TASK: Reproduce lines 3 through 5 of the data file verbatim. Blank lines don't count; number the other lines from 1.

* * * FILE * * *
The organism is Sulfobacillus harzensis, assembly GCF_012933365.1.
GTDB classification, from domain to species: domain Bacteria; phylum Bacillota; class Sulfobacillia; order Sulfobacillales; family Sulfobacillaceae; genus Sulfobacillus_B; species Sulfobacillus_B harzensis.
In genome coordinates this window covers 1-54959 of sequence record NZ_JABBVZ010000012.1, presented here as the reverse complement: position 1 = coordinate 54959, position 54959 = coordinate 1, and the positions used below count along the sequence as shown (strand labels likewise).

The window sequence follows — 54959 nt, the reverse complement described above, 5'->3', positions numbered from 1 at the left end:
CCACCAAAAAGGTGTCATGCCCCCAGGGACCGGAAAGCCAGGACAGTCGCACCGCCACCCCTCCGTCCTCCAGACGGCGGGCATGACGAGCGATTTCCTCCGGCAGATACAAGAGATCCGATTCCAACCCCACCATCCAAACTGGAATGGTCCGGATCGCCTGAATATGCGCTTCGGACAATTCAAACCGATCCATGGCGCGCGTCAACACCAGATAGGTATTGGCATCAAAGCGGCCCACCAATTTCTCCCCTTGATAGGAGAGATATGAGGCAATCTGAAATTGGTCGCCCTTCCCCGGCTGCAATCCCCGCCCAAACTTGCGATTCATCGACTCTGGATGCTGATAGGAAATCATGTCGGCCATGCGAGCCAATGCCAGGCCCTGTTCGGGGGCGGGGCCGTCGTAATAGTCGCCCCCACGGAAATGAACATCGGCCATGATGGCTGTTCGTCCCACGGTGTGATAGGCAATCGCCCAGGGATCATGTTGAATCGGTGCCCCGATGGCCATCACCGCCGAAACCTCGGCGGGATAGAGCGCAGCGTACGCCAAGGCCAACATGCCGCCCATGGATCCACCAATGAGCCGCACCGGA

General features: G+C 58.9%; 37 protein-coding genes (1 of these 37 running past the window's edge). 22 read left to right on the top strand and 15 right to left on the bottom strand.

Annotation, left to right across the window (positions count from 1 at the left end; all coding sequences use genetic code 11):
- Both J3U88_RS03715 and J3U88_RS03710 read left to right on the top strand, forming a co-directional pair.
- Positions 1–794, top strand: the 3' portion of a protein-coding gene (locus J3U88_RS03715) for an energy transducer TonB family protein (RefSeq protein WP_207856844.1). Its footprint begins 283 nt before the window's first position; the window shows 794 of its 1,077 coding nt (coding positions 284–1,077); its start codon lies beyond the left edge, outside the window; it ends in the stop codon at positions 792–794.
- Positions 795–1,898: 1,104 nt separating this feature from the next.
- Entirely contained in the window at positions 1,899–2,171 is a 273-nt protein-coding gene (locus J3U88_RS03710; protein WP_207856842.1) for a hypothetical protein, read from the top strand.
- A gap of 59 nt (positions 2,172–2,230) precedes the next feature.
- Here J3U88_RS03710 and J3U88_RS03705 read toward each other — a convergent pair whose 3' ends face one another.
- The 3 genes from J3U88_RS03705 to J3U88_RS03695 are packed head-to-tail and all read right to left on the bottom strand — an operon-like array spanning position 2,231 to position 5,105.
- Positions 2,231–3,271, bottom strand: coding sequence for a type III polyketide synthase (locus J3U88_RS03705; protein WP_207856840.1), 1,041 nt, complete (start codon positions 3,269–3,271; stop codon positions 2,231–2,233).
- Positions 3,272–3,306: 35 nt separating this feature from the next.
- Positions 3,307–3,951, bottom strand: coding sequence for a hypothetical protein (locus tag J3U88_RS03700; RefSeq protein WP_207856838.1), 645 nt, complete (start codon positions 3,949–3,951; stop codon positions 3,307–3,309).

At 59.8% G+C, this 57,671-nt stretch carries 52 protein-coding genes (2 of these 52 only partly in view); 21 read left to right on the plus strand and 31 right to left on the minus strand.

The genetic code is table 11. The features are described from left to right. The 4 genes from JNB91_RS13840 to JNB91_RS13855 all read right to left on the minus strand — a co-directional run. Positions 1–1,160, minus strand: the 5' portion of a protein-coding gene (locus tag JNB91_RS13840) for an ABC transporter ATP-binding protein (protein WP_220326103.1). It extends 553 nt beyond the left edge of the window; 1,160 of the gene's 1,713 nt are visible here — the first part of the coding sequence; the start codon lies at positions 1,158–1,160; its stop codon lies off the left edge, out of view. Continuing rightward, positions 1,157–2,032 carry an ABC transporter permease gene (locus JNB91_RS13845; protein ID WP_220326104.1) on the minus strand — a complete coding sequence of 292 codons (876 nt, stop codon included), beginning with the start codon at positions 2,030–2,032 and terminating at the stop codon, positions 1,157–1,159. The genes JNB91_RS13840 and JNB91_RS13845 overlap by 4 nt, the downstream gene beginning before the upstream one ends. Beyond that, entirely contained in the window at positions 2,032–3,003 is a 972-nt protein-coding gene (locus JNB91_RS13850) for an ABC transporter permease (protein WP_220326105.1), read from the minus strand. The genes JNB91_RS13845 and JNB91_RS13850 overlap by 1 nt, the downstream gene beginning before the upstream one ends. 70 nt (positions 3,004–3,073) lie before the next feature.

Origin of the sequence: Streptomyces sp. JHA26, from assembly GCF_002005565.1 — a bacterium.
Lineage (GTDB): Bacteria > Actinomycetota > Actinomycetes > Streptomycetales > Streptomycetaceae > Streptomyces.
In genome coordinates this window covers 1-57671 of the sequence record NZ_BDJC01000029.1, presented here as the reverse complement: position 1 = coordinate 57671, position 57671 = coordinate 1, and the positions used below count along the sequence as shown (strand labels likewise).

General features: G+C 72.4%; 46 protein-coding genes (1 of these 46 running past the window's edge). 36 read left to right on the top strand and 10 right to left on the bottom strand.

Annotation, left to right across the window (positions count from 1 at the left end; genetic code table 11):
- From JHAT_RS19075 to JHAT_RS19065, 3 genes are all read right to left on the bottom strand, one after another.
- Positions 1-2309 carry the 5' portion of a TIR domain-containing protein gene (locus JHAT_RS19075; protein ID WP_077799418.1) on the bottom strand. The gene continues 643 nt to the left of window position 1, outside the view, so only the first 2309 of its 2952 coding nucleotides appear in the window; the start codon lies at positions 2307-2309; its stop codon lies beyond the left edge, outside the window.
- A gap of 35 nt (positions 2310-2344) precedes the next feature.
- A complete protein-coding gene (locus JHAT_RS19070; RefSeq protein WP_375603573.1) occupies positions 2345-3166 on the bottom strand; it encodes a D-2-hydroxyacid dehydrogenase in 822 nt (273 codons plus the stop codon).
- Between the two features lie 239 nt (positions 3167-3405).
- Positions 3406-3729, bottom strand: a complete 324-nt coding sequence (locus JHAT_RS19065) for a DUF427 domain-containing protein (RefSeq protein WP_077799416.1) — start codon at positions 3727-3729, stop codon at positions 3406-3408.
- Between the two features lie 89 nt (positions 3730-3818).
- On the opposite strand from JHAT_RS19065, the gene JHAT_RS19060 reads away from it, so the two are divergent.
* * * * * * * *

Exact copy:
In genome coordinates this window covers 1-54959 of sequence record NZ_JABBVZ010000012.1, presented here as the reverse complement: position 1 = coordinate 54959, position 54959 = coordinate 1, and the positions used below count along the sequence as shown (strand labels likewise).

The window sequence follows — 54959 nt, the reverse complement described above, 5'->3', positions numbered from 1 at the left end:
CCACCAAAAAGGTGTCATGCCCCCAGGGACCGGAAAGCCAGGACAGTCGCACCGCCACCCCTCCGTCCTCCAGACGGCGGGCATGACGAGCGATTTCCTCCGGCAGATACAAGAGATCCGATTCCAACCCCACCATCCAAACTGGAATGGTCCGGATCGCCTGAATATGCGCTTCGGACAATTCAAACCGATCCATGGCGCGCGTCAACACCAGATAGGTATTGGCATCAAAGCGGCCCACCAATTTCTCCCCTTGATAGGAGAGATATGAGGCAATCTGAAATTGGTCGCCCTTCCCCGGCTGCAATCCCCGCCCAAACTTGCGATTCATCGACTCTGGATGCTGATAGGAAATCATGTCGGCCATGCGAGCCAATGCCAGGCCCTGTTCGGGGGCGGGGCCGTCGTAATAGTCGCCCCCACGGAAATGAACATCGGCCATGATGGCTGTTCGTCCCACGGTGTGATAGGCAATCGCCCAGGGATCATGTTGAATCGGTGCCCCGATGGCCATCACCGCCGAAACCTCGGCGGGATAGAGCGCAGCGTACGCCAAGGCCAACATGCCGCCCATGGATCCACCAATGAGCCGCACCGGA